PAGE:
Finding God at Harvard
By Kelly Monroe, ed.
Reviewed by Dr. James Rosscup
7.2 (Fall 1996) : 281-283
The volume's ten chapters gather 42 testimonies of intellectuals who discovered truth when they found God. All are professors, staff members, alumni, or students of Harvard, America's first college. They tell how God is meaningful to them in life-shaping reality amid academia.
A group of Puritans founded Harvard and named it after John Harvard, a Puritan minister who left the school half his estate. Of the original nineteen guidelines adopted soon after the school began, one called every student to consider "the mayne end of his life and studyes to know God and Jesus Christ . . . and . . . lay Christ in the bottome, as the only foundation of all sound knowledge and learning." The early mottos were Veritas ("truth," 1643), In Christi Gloriam ("to the glory of Christ," 1650), and Christo et Ecclesiae ("for Christ and the church," 1692). In early years, whatever field a pupil studied, Harvard's guideline was, "Seeing the Lord giveth wisdome, every one shall seriously by prayer in secret seek wisdome of him."
Kelly Monroe is a chaplain to graduate students at Harvard. She also advises senior independent studies in C. S. Lewis, media, and film. She says that a truer title for the book is Found by God at Harvard. The book is a response to Ari Goldman's conclusion in The Search for God at Harvard. Goldman dealt only with Harvard Divinity School and said he found nobody there to speak of the gospel or the person of Jesus Christ. The present book finds many in the larger university setting willing to speak up for Christ.
Some writers are well-known to many readers: Alexander Solzhenitsyn, Elizabeth Dole, Mother Teresa, Elton Trueblood, and Charles Malik. This reviewer was pleased to see a chapter by Jeffrey Barneson, a product of and missionary from his local church, Calvary Baptist, Whittier, Calif., who ministers at Harvard with InterVarsity Christian Fellowship.
The book shows that the truth claims of Jesus Christ are not peripheral but central to human experience (19). Contributors raise and explore questions on truth and meaning, such as why crime exists, how it is possible to possess virtue, why people become angry, how they can forgive, and where they find hope.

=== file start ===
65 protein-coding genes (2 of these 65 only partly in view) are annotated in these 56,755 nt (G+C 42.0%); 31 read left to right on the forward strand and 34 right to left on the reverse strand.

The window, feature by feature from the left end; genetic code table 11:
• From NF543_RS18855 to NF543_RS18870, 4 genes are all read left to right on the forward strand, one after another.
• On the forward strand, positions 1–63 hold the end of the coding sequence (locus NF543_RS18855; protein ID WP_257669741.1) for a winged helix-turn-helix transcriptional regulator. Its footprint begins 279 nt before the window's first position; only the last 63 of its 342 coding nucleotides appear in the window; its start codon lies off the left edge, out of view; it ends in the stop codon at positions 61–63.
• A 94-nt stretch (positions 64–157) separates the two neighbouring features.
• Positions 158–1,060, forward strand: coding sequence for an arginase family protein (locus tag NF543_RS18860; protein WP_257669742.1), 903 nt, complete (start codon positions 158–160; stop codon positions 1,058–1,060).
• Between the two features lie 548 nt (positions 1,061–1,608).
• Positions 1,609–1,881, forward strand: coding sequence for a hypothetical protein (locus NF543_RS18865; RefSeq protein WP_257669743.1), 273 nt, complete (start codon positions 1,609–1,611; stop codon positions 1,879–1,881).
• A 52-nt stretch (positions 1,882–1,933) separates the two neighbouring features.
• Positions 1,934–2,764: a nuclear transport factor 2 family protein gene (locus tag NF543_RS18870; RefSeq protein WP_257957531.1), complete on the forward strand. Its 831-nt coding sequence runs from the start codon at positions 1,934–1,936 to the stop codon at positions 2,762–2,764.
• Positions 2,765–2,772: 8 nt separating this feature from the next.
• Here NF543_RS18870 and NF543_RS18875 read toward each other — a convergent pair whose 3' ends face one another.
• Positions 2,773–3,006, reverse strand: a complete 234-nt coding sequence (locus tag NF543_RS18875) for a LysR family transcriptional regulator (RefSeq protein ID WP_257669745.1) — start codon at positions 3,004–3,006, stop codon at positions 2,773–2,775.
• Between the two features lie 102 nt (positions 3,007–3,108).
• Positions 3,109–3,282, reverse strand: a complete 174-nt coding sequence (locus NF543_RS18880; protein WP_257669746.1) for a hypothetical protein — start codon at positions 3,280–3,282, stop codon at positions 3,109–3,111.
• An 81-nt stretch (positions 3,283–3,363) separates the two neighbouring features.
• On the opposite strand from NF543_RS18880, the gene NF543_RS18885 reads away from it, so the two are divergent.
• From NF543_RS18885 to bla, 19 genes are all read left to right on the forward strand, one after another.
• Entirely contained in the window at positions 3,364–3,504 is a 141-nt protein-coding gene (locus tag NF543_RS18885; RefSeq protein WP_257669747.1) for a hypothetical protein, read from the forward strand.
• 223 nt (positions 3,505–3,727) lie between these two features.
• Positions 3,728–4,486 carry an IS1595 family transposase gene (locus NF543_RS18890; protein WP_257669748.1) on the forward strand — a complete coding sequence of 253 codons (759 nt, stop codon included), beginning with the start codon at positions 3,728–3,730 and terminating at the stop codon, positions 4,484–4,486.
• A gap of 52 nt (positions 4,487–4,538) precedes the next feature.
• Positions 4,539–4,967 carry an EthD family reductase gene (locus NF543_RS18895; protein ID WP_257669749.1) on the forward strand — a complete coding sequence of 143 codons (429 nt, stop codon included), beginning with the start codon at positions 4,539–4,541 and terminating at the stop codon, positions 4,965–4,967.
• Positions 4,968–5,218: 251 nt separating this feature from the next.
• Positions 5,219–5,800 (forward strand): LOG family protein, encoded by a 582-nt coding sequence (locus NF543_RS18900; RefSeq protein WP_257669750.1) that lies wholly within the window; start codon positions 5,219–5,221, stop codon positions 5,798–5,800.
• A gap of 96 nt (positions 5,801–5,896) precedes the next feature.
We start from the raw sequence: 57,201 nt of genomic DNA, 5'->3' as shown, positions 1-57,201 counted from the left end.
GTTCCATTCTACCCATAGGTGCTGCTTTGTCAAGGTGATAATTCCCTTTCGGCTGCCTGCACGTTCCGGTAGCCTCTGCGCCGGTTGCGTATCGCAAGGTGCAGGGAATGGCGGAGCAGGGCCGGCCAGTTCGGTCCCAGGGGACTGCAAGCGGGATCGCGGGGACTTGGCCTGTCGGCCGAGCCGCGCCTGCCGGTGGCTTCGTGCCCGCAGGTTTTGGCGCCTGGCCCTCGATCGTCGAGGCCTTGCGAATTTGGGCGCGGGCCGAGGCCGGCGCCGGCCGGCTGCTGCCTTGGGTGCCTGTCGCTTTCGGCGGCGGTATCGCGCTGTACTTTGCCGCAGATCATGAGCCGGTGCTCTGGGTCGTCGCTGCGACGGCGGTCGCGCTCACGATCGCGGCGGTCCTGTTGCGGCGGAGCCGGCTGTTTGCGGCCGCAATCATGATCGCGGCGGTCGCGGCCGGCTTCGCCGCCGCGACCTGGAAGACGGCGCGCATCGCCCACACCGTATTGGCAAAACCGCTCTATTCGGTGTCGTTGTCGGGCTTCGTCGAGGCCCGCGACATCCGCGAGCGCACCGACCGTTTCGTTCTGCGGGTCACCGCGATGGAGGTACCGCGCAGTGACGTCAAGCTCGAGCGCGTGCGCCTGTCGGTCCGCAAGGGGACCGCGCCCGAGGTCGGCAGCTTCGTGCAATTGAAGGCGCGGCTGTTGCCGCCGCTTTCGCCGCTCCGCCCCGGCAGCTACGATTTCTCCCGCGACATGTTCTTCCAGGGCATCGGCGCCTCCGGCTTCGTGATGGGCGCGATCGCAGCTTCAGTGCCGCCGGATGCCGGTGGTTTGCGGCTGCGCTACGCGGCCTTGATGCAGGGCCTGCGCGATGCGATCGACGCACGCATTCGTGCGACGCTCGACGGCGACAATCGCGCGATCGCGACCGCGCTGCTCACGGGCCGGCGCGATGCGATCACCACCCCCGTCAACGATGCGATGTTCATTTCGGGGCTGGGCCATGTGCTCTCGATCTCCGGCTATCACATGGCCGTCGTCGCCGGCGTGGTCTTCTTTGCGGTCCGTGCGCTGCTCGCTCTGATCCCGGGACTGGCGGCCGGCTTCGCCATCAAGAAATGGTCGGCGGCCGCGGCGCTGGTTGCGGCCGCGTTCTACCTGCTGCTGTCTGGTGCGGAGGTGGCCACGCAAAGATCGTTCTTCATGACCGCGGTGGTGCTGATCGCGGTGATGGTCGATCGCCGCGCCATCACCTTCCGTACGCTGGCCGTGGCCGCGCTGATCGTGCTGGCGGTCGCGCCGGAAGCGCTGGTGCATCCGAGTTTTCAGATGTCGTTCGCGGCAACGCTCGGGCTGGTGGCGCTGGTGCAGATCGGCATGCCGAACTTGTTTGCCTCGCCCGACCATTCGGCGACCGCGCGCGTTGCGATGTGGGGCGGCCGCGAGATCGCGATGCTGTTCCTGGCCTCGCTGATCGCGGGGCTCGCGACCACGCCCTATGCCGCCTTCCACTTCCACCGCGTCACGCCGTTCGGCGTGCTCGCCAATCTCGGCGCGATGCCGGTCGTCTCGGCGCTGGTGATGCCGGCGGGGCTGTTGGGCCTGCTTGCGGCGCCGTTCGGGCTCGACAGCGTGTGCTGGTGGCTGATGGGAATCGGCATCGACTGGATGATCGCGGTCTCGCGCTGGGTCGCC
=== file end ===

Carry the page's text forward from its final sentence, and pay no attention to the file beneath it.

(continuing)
The chapter by psychiatrist Robert Coles could challenge some to trust in Christ. He illustrates trust in a six-year-old girl, placed in a New Orleans school by federal authorities and walking to and from the school daily, past whites who threatened her life. Ruby astounded Coles by her calm trust in Jesus and her prayers for those who wronged her.
Solzhenitsyn's chapter, "A World Split Apart," is part of a 1978 commencement address at Harvard arguing the impoverishment of humanistic ideas. He sees many in the Western world seeking values that give no peace and favors seeking spiritual values in a relationship to God. A fascinating account is that of a Jewish doctor, Boris Kornfield, in a prison treating Solzhenitsyn's cancer of the intestines in the 1950's. Kornfield witnessed faithfully to his patient during the operation. Solzhenitsyn, at intermittent times when conscious, saw his need of Christ and forgiveness.
Krister Sairsingh's chapter on the emptiness of Hinduism and the fullness he found in Christ is intriguing. Another Christian converted from Hinduism witnessed to him, he read the gospels, was drawn to Jesus Christ, and finally received Him and forgiveness that his belief in karma—i.e., every sin must be paid for in the next life— could not give. Sairsingh then led his mother, grandmother, brothers, sisters, and a cousin to Jesus Christ.
Barneson's chapter recounts his bid to obey biblical appeals to care for the poor, forgotten, and strangers (Mic 6:8; Isaiah 58). He found a way to suffer the disgrace that Jesus bore (Heb 13:11-14) as he and his wife since 1984 have led graduate students in doing summer work in impoverished villages of Guatemala and Honduras.
One of the finest chapters, one by Elizabeth Dole, is forthright about the difference Christ makes in her life. Mrs. Dole uses the challenge of Esther's commitment for her people and the example of her grandmother who loved God's Word and sacrificed to help ministers and foreign missionaries. Near the end of her chapter, Mrs. Dole testifies of feeling "the power of Christ rest upon me, encourage me, replenish my energy, and deepen my faith—power from God, not from me" (243). She adds that a life of total commitment to Christ is "the only life worth living, the only life worthy of our Lord."
Mother Teresa, Albanian nun known for exemplary help to the poor and dying, has several good things to say. One is, "For God, it is not how much we give but how much love we put in the giving" (317). She also exhorts people to give a beautiful thing on their wedding day, "a virgin heart . . . body . . . soul" (315). She does not explain that cleanness is only by the pardoning power of Christ. And her response to visiting American professors' request to "tell us something that will help us to become holy" is a disappointment. Mother Teresa replied, "Smile at each other—because we have no time even to look at each other" (315). That response reflects tragic emptiness!
Amid many excellent emphases and illustrations in the book, careful readers will find other things that disturb them. An example is the word of Owen Gingerich, Professor of Astronomy and History at Harvard and a Mennonite church goer, who acknowledges a creator God but assumes an evolutionary chain of four billion years leading to man (272). Aware of the "mixed bag" nature of the book, readers will still find much that stimulates richly. It testifies to a growing number worshiping Christ at a school that has, since drifting from its early purposes, often found no place for Him. Stimulated far more often than disappointed, the reviewer found the book a catalyst to freshened commitment.